Did full primary and second up to Karandavasana this morning. I made two attempts at Karandavasana. This is how they went:
First attempt: Got into Pincha Mayurasana. I then closed the right knee joint, but lost my balance while trying to move the right foot into the left hip crease, and had to come back down.
Second attempt: Did better on this one. I got into Pincha Mayurasana, closed the right knee joint, and successfully brought the right foot into the left hip crease and then the left foot on top of the right thigh, getting into padmasana. Rather than try to land the knees on the upper arms, I decided to follow Helen's suggestion, and work on holding padmasana in pincha for a number of breaths. I decided to try holding this for 10 breaths. I did that; just as I exhaled my tenth breath, I lost my balance, and had to come down. Which leads me to wonder about the power of suggestion: If we tell our minds/bodies that we can hold something for 10 breaths, it will hold that thing for 10 breaths. Whereas if we had settled for less, the mind/body probably will end up settling for less. I think I will continue to work on holding padmasana in pincha for 10 breaths for another week or so. Once I can do this consistently and with stability, I will then start working with Frank's suggestion to try to curl the feet/lotus around the sacrum with lots of emphasis on engaging the bandhas. Hopefully, by doing this, I will one day be able to build up the stability and control needed to "land the duck" (and come back up). But no rush here: All in its own time, as some wise person once said.
I think second series is a very interesting thing. If we compare going through the various series in Ashtanga to traveling through different landscapes, we can think of primary series as this more or less even terrain marked mainly by forward bends and hip-openers. There is a place somewhere in the middle of this terrain where you have to scale this rather formidable structure in order to get to a plateau made up of 4 postures that are roughly equal in levels of difficulty (Bhujapidasana, Kurmasana, Supta Kurmasana, and Garbha Pindasana). After Garbha, one descends from this plateau, and traverses a terrain that is considerably less demanding all the way to the end (Baddha Konasana all the way to Setu Bandhasana).
But second series presents a very different kind of terrain. You start on a considerably higher level of elevation (the first posture, Pasasana, is arguably more demanding than many of the postures in primary series), and the rest of the series basically stays on that level of elevation. Except for two very formidable peaks: Kapotasana and Karandavasana. Well, there's also the fabled "seven deadlies" (the seven headstand variations later in the second series), but since I haven't been given these deadlies, I don't feel qualified to talk about them, so I'll leave them out of the picture.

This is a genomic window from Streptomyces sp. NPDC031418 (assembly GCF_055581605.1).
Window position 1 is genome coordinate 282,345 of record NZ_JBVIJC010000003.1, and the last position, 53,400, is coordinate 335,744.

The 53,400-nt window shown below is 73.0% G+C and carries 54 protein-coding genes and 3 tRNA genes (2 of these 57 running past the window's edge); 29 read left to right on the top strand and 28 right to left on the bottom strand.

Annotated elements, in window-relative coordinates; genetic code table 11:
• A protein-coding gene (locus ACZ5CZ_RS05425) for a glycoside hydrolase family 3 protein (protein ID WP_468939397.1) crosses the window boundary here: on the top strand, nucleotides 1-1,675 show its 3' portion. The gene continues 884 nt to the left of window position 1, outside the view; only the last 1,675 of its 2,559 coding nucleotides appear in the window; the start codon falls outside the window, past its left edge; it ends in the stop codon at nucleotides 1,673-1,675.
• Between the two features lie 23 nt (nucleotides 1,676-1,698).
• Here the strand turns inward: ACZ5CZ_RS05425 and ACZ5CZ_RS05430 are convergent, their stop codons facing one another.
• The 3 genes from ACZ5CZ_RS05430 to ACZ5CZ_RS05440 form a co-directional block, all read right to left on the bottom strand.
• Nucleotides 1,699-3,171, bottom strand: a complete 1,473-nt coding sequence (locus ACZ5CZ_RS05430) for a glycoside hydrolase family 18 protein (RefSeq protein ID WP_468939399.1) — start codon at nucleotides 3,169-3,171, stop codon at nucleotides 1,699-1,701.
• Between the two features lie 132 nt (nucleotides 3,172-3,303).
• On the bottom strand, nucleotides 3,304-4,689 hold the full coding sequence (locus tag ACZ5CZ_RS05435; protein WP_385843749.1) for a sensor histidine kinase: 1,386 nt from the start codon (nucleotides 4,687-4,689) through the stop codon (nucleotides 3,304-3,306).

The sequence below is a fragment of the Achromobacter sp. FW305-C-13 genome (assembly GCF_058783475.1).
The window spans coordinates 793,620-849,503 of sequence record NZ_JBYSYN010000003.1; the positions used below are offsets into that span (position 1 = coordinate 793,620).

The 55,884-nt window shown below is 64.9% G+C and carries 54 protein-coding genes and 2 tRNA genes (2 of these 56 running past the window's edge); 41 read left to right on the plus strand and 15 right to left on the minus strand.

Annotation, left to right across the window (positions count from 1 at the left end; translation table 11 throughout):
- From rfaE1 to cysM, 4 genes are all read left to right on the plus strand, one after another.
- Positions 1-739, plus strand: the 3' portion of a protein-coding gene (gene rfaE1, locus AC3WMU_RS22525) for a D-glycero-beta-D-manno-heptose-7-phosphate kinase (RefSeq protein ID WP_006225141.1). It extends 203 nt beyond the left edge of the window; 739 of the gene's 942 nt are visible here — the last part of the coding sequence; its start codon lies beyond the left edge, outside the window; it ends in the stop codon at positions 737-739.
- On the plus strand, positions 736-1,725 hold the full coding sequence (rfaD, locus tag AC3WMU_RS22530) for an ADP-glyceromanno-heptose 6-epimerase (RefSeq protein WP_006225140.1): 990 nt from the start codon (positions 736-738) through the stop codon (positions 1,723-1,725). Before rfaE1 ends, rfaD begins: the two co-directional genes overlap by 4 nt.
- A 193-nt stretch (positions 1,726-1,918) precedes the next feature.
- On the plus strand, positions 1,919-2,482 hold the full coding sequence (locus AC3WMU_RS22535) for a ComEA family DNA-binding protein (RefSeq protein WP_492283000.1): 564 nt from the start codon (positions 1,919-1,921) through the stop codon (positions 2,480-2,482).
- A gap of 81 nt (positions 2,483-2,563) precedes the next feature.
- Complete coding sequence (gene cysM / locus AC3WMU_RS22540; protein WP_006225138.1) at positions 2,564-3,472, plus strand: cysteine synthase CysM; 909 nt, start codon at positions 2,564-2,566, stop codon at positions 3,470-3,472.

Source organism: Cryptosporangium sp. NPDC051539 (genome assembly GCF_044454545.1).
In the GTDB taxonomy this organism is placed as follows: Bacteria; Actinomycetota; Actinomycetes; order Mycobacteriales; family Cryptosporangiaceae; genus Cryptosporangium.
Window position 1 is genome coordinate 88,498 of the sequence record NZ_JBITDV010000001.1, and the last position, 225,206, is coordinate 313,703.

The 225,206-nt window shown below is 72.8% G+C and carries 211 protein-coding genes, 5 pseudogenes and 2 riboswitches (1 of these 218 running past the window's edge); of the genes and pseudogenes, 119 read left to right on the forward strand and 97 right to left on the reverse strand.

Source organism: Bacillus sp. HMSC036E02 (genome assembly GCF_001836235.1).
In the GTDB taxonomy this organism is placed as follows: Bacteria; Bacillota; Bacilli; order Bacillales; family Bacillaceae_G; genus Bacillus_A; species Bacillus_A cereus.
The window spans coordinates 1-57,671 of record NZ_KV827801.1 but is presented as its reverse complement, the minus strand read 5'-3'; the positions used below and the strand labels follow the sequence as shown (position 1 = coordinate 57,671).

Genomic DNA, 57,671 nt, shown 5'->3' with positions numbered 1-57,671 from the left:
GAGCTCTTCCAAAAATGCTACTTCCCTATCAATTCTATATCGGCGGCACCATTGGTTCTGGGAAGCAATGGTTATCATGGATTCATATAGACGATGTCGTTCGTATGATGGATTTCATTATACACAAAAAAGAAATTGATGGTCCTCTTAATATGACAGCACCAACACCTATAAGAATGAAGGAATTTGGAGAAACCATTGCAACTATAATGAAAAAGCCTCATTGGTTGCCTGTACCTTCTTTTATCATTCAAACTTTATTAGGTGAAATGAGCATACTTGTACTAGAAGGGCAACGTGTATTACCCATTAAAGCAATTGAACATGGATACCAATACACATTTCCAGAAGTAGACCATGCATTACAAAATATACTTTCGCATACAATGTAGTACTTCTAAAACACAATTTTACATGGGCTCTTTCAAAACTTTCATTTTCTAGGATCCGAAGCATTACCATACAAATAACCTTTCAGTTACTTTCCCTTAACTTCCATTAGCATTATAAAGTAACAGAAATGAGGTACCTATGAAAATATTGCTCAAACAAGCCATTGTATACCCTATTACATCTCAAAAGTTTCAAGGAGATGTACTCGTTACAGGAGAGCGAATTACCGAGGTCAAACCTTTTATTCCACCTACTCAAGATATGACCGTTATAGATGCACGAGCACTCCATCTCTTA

Anyway, as I was saying, Kapotasana and Karandavasana represent these "twin peaks" in the terrain of second series (at least as far as I'm concerned). And the twin peaks are each very demanding in their own ways. In my opinion, Kapotasana requires a certain kind of effortful surrender on the part of the practitioner: I do the things that I can do to get deeply into the posture (bring my hips forward, draw my sternum up towards the ceiling, "hang" till I can see the tips of my toes in the edge of my vision, and then do whatever walking I need to do with my hands to get them to the heels). But there's a sense in which the posture kind of has to do itself; all the things I can do are, in a sense, just things that put my body into a certain condition where it is best able to get into the posture comfortably and stably. At some point, when this condition is met, the posture will open, and this opening into the posture is, in a sense, beyond my direct control. This is where the surrender comes in: You basically do all the work you can do, and then allow the posture to open up.
I'm no expert on Karandavasana (as you probably can tell by now), but I get the sense that working with Karandavasana productively involves a different dynamic. From the perspective of a casual observer, it might seem that Karandavasana primarily requires great physical strength. But I think this is quite far from the truth. I suppose one does need a certain level of upper body strength, enough to be able to hold pincha mayurasana for at least 10 to 15 breaths. But I sense that working successfully with the rest of the posture (getting into lotus, curling into and landing the duck, and uncurling back up) requires a certain finesse, a certain intimate knowledge of how to use one's inner strength to distribute one's weight at certain points at certain precise moments. All of which is something I am just starting to scratch the surface of. At the risk of sounding a little too clever, I might even venture to say that Karandavasana in a sense demands the diametric opposite of Kapotasana from the practitioner: It demands "surrender-ful effort" from the practitioner. A certain amount of strength is needed, but one must use this strength in such a way that takes into account of and respects the many finer details involved in the process of negotiating the intricate movements involved in getting into the posture. One needs to use one's strength with a mind to surrendering it to the service of this process.